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Midwest Fishing Report: Crappie and lakers

Crappie fishing and the start to lakers on southern Lake Michigan lead this Midwest Fishing Report.

This is the extended online version of the MFR, which appears on the Sun-Times outdoors page on Wednesdays.

If you have suggestions, post in the comments section or let me know at


There’s a couple good seminars at Mik-Lurch Fishing Tackle Outlet–(219) 989-0575–in Hammond, Ind. Saturday afternoon. At 1 p.m., Glen Gajewski and Mark Radvonausky talk about fishing the Indiana streams for salmon and trout. They will include access points. At 3 p.m., Ed McCain and Mike Starcevich talk about deep-water perch on southern Lake Michigan and give way points.


It’s crappie time. FPD of Will County reported good crappie caught early before the sun clears the trees at Monee Reservoir. Henry’s said other improving spots included Saganashkee Slough, Busse, Tampier and Fermi Labs.


For an overview of nearby river conditions, click here.


For guide Mike Norton’s report, go to, then click on fishing, then lake report.


From licensed guide and trapper Phil Schweik and guide Glenn Moberg of Hooksetters Guide Service:

(Head): Big walleyes, big muskies and big bucks – -right now; all in and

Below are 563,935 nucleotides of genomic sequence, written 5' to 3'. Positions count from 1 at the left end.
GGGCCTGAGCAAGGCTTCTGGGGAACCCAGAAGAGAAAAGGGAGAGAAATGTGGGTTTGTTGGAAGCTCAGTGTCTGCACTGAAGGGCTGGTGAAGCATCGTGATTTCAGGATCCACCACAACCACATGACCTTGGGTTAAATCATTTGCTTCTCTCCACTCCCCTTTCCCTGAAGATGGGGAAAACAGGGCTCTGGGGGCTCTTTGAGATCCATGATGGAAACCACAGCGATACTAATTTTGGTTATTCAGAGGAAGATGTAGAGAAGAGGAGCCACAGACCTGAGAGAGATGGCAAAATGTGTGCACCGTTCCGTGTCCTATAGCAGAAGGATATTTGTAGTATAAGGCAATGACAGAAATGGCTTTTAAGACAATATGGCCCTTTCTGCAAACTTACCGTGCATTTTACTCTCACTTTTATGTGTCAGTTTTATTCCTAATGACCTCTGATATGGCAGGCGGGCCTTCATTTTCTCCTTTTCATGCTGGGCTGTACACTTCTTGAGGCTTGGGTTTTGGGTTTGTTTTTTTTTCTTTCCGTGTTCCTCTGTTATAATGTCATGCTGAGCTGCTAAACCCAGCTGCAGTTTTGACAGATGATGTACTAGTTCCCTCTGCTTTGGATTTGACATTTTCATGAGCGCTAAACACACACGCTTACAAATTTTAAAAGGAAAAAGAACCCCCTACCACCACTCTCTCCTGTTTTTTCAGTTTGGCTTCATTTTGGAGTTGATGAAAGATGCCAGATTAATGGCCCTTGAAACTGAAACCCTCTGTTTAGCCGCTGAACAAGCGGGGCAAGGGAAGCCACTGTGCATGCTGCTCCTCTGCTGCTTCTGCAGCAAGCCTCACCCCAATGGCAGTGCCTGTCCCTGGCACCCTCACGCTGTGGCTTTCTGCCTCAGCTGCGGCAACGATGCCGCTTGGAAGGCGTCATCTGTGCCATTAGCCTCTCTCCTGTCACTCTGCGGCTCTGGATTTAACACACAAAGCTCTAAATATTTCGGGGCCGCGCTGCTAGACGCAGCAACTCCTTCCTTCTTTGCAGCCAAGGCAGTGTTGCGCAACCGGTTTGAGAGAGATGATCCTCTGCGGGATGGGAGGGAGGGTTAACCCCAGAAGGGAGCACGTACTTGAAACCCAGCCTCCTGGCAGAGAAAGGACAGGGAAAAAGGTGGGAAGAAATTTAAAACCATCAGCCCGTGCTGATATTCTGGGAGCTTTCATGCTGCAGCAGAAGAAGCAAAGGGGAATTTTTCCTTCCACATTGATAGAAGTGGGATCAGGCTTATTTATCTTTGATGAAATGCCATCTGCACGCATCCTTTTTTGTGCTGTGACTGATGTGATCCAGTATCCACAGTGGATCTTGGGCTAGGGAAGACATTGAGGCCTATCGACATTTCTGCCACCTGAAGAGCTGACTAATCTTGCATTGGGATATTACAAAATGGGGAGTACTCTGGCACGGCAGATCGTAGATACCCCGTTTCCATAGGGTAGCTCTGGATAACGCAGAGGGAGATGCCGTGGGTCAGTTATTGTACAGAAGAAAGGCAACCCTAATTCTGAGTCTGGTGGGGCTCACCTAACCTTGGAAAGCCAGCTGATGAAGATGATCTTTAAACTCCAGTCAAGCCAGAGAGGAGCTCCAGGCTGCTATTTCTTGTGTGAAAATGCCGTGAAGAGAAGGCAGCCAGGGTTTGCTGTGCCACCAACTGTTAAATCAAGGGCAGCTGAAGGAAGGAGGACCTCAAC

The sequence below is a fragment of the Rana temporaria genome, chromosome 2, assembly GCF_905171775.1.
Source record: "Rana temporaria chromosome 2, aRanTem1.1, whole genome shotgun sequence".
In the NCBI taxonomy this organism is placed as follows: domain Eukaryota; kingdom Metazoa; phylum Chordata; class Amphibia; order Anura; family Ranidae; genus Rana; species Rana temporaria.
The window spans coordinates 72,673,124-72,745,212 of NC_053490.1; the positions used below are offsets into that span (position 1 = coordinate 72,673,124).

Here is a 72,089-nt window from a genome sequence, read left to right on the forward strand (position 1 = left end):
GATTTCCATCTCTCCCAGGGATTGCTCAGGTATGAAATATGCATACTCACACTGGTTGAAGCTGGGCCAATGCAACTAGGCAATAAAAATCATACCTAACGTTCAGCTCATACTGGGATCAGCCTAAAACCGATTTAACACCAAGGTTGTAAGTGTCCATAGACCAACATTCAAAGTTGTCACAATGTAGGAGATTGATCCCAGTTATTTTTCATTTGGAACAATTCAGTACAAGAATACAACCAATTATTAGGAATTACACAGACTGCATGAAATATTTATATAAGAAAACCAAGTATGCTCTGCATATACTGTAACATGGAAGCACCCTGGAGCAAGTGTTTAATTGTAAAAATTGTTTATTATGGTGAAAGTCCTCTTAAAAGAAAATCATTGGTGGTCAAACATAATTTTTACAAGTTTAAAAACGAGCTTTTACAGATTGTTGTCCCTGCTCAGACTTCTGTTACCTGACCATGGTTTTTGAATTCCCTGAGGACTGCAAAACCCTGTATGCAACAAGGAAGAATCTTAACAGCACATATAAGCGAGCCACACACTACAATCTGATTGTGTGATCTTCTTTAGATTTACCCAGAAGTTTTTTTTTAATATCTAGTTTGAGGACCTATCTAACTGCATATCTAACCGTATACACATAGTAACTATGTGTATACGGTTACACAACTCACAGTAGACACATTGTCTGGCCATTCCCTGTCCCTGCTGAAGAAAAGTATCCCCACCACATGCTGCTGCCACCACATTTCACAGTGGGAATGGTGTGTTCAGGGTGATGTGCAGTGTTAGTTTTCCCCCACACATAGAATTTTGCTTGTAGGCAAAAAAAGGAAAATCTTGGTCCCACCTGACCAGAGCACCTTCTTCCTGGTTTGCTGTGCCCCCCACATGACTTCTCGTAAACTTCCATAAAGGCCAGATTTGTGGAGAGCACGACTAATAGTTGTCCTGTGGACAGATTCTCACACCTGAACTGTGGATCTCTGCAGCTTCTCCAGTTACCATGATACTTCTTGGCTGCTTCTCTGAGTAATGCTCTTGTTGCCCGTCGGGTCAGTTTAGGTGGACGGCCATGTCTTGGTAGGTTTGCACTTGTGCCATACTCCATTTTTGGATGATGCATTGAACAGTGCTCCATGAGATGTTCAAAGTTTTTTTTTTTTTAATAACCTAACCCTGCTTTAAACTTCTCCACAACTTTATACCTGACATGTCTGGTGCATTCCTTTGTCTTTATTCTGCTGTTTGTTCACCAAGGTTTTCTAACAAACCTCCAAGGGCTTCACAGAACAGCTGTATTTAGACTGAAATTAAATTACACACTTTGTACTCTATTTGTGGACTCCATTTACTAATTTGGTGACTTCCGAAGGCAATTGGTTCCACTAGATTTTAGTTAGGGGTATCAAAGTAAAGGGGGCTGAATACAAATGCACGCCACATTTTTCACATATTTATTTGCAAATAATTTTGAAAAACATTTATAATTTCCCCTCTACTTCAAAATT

amidst the lakes and the Wisconsin River of Wisconsin’s Marathon and Lincoln

Counties (near Mosinee and Wausau).

Wow this past week has been explosive for big fish and big game in the

central Wisconsin area. The musky and walleye bite has gone into overload

with not only numbers of fish but some real giants as well. In addition to

the great fishing that we are encountering the deer have started to go into

rut and the big bucks are becoming less nocturnal and daytime sightings and

opportunities are happening.

Walleyes have moved into the deeper pools in the main river channel of the

Wisconsin River along with some of the deeper areas of Lake Dubay and Lake

Wausau. They can be caught by vertical jigging 1/8th and 1/4 ounce jigs

tipped with minnows or plastics very slowly right on the bottom in 12 to 16

feet of water. During our trips this past week we have caught over 15 slot

sized walleyes along with 3 over the slot reaching that magical 30 inch


Muskies are now on the prowl in the central Wisconsin area, and catching

them is as easy as it is going to get. In the past four days we have put 14

muskies in the boat (all released!). Large crankbaits, jerkbaits and rubber

baits are the way to go along with suckers in the 10 to 16 inch range. Work

your artificial baits near deep water break lines and areas on the river

with less current like inside river bends and deep sloping breaks on the